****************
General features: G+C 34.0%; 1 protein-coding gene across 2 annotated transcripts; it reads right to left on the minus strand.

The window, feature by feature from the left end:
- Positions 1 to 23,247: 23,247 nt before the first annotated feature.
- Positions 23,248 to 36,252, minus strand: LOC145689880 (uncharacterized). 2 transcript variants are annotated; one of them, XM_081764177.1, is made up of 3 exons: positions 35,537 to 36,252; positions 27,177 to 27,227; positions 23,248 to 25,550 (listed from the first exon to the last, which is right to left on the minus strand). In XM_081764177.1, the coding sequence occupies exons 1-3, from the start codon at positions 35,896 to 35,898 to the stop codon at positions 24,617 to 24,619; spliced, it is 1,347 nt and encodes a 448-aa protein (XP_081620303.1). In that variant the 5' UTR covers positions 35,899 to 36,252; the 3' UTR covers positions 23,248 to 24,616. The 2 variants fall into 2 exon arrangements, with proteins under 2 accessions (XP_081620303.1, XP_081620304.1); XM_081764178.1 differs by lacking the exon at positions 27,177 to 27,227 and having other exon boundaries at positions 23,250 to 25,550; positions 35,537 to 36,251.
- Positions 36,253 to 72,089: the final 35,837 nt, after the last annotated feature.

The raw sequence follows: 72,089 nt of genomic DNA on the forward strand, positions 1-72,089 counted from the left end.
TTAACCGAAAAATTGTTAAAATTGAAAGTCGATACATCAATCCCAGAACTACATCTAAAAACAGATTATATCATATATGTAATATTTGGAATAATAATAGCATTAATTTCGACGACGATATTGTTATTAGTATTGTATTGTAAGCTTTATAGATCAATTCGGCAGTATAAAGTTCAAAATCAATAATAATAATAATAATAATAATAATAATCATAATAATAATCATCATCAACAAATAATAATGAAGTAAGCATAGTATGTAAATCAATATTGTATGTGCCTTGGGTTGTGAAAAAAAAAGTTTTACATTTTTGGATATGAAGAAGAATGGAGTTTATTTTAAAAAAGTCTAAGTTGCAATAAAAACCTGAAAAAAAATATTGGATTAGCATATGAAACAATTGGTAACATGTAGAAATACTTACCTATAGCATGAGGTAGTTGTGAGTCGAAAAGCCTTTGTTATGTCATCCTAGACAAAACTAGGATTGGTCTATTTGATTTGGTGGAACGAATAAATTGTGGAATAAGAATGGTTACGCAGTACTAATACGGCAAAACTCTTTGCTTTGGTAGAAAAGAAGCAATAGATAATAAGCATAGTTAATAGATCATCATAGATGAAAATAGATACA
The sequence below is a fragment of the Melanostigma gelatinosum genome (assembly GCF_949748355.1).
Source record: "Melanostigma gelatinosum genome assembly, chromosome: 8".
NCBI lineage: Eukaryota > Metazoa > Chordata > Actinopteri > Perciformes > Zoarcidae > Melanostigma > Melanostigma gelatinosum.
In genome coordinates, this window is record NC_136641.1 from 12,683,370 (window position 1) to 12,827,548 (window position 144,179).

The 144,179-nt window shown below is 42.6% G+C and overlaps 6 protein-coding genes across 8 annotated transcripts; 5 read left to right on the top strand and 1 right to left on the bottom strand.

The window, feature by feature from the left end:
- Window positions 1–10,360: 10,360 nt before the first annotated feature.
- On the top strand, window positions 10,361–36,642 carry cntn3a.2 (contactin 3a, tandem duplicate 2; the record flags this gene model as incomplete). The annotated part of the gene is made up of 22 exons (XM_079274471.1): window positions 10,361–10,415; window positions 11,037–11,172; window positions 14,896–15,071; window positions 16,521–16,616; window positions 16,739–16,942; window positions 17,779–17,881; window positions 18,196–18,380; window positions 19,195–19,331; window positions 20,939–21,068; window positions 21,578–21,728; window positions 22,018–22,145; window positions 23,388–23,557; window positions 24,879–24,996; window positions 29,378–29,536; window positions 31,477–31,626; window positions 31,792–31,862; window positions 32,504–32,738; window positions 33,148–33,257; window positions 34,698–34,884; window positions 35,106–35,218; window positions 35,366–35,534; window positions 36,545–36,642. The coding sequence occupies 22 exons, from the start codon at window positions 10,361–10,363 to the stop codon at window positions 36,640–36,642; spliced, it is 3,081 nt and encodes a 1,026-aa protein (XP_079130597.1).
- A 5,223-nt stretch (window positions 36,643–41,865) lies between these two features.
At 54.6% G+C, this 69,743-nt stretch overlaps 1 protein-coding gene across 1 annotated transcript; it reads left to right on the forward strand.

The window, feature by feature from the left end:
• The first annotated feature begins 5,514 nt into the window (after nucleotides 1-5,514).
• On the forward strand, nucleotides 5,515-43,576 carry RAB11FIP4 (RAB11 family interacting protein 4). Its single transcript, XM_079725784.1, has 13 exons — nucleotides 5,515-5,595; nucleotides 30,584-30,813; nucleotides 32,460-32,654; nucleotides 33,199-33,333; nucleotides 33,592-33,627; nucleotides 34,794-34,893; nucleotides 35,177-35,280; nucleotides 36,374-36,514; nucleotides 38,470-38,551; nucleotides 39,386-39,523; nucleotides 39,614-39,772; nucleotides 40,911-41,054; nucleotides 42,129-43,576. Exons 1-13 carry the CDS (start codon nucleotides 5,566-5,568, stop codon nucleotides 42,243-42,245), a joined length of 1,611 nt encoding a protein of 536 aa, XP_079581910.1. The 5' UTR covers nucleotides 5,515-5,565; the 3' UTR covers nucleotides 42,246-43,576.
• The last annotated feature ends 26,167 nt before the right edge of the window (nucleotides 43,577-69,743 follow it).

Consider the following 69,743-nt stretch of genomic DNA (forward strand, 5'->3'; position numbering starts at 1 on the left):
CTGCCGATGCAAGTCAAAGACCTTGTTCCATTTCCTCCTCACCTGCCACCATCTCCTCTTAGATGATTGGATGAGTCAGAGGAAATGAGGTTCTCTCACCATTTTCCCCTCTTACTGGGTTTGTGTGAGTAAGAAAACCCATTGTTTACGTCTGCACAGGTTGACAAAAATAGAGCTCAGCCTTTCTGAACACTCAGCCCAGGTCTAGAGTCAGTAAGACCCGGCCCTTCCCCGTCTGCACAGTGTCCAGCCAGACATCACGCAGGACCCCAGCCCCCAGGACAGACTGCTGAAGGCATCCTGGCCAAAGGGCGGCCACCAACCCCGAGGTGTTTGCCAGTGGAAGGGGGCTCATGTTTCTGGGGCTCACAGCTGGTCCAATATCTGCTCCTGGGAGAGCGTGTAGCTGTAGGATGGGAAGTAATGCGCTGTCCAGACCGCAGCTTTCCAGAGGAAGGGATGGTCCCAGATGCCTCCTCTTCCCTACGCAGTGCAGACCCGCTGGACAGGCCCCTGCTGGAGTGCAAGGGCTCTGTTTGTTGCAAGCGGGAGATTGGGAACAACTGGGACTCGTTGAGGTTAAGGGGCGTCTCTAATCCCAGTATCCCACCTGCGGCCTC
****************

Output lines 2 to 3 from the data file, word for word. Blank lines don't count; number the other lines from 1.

The window, feature by feature from the left end:
- Positions 1 to 23,247: 23,247 nt before the first annotated feature.